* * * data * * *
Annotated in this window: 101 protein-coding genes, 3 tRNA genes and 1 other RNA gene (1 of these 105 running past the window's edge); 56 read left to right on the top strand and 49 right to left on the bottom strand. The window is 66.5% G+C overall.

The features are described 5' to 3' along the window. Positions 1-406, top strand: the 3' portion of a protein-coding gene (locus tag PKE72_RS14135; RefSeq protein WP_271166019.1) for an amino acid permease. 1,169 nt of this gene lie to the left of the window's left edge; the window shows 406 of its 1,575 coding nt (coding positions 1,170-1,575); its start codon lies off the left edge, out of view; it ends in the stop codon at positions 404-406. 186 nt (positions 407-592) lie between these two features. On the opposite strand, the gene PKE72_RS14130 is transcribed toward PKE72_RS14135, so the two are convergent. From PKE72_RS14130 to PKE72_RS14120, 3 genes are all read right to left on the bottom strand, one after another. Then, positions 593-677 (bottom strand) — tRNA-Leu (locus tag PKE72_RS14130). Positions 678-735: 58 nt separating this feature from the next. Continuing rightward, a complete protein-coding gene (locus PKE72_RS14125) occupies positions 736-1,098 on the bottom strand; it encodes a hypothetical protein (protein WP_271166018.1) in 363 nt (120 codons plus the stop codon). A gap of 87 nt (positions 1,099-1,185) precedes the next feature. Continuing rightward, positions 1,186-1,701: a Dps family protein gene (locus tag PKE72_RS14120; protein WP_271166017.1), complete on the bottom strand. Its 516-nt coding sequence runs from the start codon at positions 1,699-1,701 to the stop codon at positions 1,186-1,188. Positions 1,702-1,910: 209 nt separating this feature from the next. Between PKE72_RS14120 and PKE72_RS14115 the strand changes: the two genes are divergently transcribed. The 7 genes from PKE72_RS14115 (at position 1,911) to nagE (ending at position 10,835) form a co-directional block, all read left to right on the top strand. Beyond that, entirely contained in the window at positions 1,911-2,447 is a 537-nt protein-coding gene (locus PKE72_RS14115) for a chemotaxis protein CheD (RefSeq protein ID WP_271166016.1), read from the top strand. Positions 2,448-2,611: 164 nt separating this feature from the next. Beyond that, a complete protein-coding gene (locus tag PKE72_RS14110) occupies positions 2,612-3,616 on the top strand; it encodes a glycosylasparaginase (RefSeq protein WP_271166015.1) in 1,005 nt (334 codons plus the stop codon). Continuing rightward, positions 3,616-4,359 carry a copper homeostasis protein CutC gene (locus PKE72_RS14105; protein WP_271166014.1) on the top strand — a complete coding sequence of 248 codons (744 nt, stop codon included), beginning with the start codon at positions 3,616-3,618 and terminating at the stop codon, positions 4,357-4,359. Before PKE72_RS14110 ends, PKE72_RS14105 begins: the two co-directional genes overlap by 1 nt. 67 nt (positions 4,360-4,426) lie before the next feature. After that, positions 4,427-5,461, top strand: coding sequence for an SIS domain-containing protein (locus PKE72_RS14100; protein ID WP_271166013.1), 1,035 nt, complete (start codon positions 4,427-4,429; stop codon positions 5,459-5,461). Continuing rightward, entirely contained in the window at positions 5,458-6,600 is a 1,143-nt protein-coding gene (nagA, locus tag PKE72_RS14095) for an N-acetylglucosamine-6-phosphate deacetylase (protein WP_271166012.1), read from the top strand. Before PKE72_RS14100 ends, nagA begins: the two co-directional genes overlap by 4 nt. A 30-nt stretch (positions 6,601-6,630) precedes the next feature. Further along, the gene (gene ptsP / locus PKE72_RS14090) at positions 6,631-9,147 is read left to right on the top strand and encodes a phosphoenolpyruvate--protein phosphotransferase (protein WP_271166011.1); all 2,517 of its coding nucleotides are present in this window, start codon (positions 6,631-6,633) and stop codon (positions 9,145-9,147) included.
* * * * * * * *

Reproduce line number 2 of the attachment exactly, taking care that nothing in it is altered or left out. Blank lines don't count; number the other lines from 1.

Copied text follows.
The features are described 5' to 3' along the window. Positions 1-406, top strand: the 3' portion of a protein-coding gene (locus tag PKE72_RS14135; RefSeq protein WP_271166019.1) for an amino acid permease. 1,169 nt of this gene lie to the left of the window's left edge; the window shows 406 of its 1,575 coding nt (coding positions 1,170-1,575); its start codon lies off the left edge, out of view; it ends in the stop codon at positions 404-406. 186 nt (positions 407-592) lie between these two features. On the opposite strand, the gene PKE72_RS14130 is transcribed toward PKE72_RS14135, so the two are convergent. From PKE72_RS14130 to PKE72_RS14120, 3 genes are all read right to left on the bottom strand, one after another. Then, positions 593-677 (bottom strand) — tRNA-Leu (locus tag PKE72_RS14130). Positions 678-735: 58 nt separating this feature from the next. Continuing rightward, a complete protein-coding gene (locus PKE72_RS14125) occupies positions 736-1,098 on the bottom strand; it encodes a hypothetical protein (protein WP_271166018.1) in 363 nt (120 codons plus the stop codon). A gap of 87 nt (positions 1,099-1,185) precedes the next feature. Continuing rightward, positions 1,186-1,701: a Dps family protein gene (locus tag PKE72_RS14120; protein WP_271166017.1), complete on the bottom strand. Its 516-nt coding sequence runs from the start codon at positions 1,699-1,701 to the stop codon at positions 1,186-1,188. Positions 1,702-1,910: 209 nt separating this feature from the next. Between PKE72_RS14120 and PKE72_RS14115 the strand changes: the two genes are divergently transcribed. The 7 genes from PKE72_RS14115 (at position 1,911) to nagE (ending at position 10,835) form a co-directional block, all read left to right on the top strand. Beyond that, entirely contained in the window at positions 1,911-2,447 is a 537-nt protein-coding gene (locus PKE72_RS14115) for a chemotaxis protein CheD (RefSeq protein ID WP_271166016.1), read from the top strand. Positions 2,448-2,611: 164 nt separating this feature from the next. Beyond that, a complete protein-coding gene (locus tag PKE72_RS14110) occupies positions 2,612-3,616 on the top strand; it encodes a glycosylasparaginase (RefSeq protein WP_271166015.1) in 1,005 nt (334 codons plus the stop codon). Continuing rightward, positions 3,616-4,359 carry a copper homeostasis protein CutC gene (locus PKE72_RS14105; protein WP_271166014.1) on the top strand — a complete coding sequence of 248 codons (744 nt, stop codon included), beginning with the start codon at positions 3,616-3,618 and terminating at the stop codon, positions 4,357-4,359. Before PKE72_RS14110 ends, PKE72_RS14105 begins: the two co-directional genes overlap by 1 nt. 67 nt (positions 4,360-4,426) lie before the next feature. After that, positions 4,427-5,461, top strand: coding sequence for an SIS domain-containing protein (locus PKE72_RS14100; protein ID WP_271166013.1), 1,035 nt, complete (start codon positions 4,427-4,429; stop codon positions 5,459-5,461). Continuing rightward, entirely contained in the window at positions 5,458-6,600 is a 1,143-nt protein-coding gene (nagA, locus tag PKE72_RS14095) for an N-acetylglucosamine-6-phosphate deacetylase (protein WP_271166012.1), read from the top strand. Before PKE72_RS14100 ends, nagA begins: the two co-directional genes overlap by 4 nt. A 30-nt stretch (positions 6,601-6,630) precedes the next feature. Further along, the gene (gene ptsP / locus PKE72_RS14090) at positions 6,631-9,147 is read left to right on the top strand and encodes a phosphoenolpyruvate--protein phosphotransferase (protein WP_271166011.1); all 2,517 of its coding nucleotides are present in this window, start codon (positions 6,631-6,633) and stop codon (positions 9,145-9,147) included.